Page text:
Under all these influences, and in the particular atmosphere now created, the matrimonial mishap of Baronne Dudevant appeared to her of considerable importance. She exaggerated and magnified it until it became of social value. Taking this private mishap as her basis, she puts into each of her heroines something of herself. This explains the passionate tone of the whole story. And this passion could not fail to be contagious for the women who read her stories, and who recognized in the novelist’s cause their own cause and the cause of all women.
This, then, is the novelty in George Sand’s way of presenting feminist grievances. She had not invented these grievances. They were already contained in Madame de Stael’s books, and I have not forgotten her. Delphine and Corinne, though, were women of genius, and presented to us as such. In order to be pitied by Madame de Stael, it was absolutely necessary to be a woman of genius. For a woman to be defended by George Sand, it was only necessary that she should not love her husband, and this was a much more general thing.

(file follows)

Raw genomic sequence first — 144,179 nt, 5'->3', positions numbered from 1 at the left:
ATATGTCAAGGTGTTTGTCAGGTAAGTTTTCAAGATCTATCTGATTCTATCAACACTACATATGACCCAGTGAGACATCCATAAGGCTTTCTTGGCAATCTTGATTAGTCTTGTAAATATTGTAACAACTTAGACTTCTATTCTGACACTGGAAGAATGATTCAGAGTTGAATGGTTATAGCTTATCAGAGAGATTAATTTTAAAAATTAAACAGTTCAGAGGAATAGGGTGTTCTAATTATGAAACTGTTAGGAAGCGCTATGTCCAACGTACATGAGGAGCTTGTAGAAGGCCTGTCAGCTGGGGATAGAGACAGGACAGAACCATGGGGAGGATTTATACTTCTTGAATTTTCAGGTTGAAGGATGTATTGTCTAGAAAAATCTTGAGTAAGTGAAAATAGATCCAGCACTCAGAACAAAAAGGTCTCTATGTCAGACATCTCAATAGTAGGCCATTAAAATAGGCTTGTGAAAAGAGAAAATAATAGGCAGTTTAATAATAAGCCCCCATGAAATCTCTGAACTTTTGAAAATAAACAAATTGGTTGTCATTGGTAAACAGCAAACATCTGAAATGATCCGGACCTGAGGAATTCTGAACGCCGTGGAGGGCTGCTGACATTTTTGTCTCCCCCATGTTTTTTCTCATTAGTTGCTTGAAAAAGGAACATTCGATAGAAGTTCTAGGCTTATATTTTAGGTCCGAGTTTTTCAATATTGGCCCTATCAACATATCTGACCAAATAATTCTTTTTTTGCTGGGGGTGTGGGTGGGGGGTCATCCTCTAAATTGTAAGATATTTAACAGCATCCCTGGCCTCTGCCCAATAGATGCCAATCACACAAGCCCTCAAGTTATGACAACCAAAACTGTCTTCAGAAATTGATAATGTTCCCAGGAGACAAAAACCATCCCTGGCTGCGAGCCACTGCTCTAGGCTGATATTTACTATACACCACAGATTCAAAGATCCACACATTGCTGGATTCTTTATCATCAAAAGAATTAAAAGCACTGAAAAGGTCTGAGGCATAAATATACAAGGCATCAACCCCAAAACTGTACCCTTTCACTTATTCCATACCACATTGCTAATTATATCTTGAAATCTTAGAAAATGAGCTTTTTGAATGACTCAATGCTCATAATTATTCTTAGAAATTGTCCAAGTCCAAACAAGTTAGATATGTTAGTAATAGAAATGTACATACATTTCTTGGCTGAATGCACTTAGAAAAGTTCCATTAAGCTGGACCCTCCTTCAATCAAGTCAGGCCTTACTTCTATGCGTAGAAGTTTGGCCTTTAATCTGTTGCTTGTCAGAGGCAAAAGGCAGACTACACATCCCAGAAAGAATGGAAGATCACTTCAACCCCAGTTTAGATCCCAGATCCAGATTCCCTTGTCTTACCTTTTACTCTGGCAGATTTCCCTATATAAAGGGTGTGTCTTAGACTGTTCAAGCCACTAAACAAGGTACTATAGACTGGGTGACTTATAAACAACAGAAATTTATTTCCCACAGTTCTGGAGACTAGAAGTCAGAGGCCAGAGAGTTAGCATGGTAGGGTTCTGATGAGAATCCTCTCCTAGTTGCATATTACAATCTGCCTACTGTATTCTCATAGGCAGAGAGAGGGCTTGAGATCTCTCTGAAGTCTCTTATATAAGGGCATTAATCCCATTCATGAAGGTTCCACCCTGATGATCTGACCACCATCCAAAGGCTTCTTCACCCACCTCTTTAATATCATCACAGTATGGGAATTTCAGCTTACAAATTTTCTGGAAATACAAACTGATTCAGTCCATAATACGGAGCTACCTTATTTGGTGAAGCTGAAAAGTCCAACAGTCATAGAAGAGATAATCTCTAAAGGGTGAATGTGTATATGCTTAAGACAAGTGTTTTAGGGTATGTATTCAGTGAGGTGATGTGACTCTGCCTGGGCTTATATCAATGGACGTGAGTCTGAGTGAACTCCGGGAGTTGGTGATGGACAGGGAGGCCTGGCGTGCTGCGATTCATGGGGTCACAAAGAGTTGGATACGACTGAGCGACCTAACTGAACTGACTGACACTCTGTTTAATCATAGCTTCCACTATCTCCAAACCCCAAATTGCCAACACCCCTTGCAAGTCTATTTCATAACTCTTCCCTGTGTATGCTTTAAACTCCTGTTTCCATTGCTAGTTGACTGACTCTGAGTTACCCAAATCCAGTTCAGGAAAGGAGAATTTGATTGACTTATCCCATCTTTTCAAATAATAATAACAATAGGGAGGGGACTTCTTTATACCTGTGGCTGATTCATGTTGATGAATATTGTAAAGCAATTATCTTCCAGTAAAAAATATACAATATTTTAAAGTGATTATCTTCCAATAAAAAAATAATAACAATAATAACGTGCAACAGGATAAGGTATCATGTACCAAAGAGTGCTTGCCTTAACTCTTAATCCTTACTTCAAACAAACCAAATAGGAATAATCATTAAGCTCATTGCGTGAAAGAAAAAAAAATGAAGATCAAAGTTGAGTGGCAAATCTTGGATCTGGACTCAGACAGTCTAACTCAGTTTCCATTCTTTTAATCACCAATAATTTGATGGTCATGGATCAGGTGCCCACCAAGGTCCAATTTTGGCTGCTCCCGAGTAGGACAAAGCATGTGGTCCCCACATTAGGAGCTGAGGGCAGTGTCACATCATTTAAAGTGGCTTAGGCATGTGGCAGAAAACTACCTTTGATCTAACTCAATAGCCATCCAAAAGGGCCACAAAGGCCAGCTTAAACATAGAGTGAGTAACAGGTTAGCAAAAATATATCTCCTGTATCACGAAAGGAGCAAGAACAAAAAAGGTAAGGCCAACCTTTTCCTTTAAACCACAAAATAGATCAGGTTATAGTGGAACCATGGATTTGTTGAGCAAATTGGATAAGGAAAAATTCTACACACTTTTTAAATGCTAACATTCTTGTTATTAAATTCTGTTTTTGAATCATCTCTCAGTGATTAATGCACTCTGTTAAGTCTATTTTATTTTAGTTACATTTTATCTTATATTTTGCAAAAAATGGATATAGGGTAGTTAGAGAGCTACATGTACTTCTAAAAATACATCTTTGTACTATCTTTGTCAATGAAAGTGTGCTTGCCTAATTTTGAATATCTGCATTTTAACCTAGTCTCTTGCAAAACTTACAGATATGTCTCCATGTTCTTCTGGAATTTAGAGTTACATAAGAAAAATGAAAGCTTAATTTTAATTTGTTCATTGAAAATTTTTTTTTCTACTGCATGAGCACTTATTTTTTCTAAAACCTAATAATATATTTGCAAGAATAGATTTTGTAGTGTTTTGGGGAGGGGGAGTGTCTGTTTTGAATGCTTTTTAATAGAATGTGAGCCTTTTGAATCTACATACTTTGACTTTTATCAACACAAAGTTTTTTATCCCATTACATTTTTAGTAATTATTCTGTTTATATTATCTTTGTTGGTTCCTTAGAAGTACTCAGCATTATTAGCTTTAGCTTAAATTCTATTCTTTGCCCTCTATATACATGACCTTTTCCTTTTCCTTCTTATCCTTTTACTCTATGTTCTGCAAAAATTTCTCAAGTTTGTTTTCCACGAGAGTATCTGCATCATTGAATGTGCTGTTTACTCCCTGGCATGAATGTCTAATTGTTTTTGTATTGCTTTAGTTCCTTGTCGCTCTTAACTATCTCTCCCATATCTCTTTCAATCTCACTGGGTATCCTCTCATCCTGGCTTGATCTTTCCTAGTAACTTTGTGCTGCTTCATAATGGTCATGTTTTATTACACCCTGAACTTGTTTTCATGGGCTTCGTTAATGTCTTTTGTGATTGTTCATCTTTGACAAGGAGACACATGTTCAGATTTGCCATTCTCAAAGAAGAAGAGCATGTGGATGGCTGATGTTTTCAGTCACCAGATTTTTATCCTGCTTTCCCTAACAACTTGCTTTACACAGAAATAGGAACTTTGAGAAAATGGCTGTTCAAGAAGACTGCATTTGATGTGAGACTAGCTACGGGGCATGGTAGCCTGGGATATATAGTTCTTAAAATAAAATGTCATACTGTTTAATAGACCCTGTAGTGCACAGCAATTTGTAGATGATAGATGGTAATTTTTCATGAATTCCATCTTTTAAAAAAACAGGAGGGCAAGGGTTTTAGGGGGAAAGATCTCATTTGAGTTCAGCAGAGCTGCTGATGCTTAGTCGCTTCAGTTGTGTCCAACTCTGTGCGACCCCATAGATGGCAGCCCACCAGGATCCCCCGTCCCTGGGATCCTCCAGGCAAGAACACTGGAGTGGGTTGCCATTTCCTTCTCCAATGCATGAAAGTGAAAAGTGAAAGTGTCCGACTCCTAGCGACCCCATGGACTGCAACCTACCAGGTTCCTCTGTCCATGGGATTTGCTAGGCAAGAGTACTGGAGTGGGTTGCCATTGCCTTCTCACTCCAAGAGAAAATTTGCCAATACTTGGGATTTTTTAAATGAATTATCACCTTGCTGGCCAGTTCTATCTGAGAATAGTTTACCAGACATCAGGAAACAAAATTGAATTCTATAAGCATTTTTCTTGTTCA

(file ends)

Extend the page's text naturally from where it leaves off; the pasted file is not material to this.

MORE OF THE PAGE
George Sand had brought feminism within the reach of all women. This is the characteristic of these novels, the eloquence of which cannot be denied. They are novels for the vulgarization of the feminist theory.
THE ROMANTIC ESCAPADE
George Sand did not have to wait long for success. She won fame with her first book. With her second one she became rich, or what she considered rich. She tells us that she sold it for a hundred and sixty pounds! That seemed to her the wealth of the world, and she did not hesitate to leave her attic on the Quay St. Michel for a more comfortable flat on Quay Malaquais, which de Latouche gave up to her.
There was, at that time, a personage in Paris who had begun to exercise a sort of royal tyranny over authors. Francois Buloz had taken advantage of the intellectual effervescence of 1831 to found the Revue des Deux Mondes. He was venturesome, energetic, original, very shrewd, though apparently rough, obliging, in spite of his surly manners. He is still considered the typical and traditional review manager. He certainly possessed the first quality necessary for this function. He discovered